The American system works in the opposite direction: with the help of the bellows, air is pumped out of the wind magazine and the wind chest, i.e. a negative pressure is generated. If you now open a sound valve, air flows in and sets the tongues vibrating.

Both in the French and in the American system, the tongues are fixed freely swinging in a metal frame. While in the French system a number of tongues can be attached to a plate, in the American system the tongues are in individual chambers. This construction makes it easier to clean the tongues, which tend to collect dust in the suction air system. Only the American system, which is easier to produce, has established itself worldwide and in terms of numbers: In Germany too, most of the harmonies made since the end of the 19th century were suction wind instruments.

The artificial harmonium plays a special role . For these instruments, the pressure wind systems were mainly used in Germany and France. The art harmonium meets high artistic demands. For this instrument composed u. a. César Franck , Sigfrid Karg-Elert , Max Reger , August Reinhard . (It was Karg-Elert who introduced the term “harmonist” for virtuosos on the harmonium in his harmonium school, op. 99. )


One or more reeds can be present per key, which may result in different possible timbres . As with an organ, stops can be drawn individually or together, and playing aids such as octave couplers are also available.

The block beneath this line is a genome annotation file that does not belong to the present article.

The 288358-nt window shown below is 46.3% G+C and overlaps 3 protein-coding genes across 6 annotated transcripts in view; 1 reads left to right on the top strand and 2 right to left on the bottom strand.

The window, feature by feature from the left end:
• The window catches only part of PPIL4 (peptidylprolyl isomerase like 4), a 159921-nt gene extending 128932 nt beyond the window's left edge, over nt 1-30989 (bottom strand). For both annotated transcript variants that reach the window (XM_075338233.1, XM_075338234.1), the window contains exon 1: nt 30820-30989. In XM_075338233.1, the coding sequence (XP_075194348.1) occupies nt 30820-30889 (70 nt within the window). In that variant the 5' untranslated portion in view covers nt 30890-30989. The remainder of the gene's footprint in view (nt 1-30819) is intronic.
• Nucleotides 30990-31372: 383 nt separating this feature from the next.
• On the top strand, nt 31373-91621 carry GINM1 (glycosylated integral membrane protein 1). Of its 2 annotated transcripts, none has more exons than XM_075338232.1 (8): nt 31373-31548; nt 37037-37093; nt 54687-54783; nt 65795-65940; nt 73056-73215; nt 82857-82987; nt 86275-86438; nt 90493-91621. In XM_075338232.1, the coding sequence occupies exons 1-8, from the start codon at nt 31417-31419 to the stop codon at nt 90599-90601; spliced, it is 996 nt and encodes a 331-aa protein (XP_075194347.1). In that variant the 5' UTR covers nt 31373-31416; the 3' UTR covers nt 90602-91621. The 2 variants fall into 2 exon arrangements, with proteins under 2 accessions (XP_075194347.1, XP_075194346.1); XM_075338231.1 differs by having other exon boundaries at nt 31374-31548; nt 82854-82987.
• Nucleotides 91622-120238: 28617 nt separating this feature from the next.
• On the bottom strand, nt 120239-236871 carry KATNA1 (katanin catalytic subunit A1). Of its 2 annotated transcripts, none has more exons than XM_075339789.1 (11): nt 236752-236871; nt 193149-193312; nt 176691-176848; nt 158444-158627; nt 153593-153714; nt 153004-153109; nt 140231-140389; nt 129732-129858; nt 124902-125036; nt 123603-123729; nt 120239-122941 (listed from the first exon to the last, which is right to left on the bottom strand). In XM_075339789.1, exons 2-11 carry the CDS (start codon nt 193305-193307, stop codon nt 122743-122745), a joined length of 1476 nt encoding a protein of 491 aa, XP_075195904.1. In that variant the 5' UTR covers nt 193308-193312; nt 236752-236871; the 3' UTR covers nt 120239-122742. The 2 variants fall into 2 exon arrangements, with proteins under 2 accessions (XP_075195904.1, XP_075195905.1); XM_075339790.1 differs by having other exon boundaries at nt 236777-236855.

Registers occur from 32 'to 2'. The 32 '(introduced by Mustel with the name "Baryton") only occurs as a treble register. On a few instruments whose clavitures begin with F, the 16 'registers do not repeat in the lowest octave (as is the case with the majority of instruments), but are extended to the F of the 32' register (Mason & Hamlin, Liszt Organ, F -Scale, Estey, Philharmonic, Cornish & Co., model Corniscean, Karn, 6-octave models, Kotykiewicz, concert harmonium No. 20). Few pedal harmoniums have a 32 'pedal register (Mason & Hamlin Style 1200, instruments by John Holt and Balthasar Florence). The 2 'mostly repeats in the top octave, only rarely is it completely expanded (e.g. Mannborg's legendary "forest flute"). In instruments influenced by the organ movement and designed as an organ substitute, there are also aliquot registers (1 1/3 ', 2 2/3') or mixtures.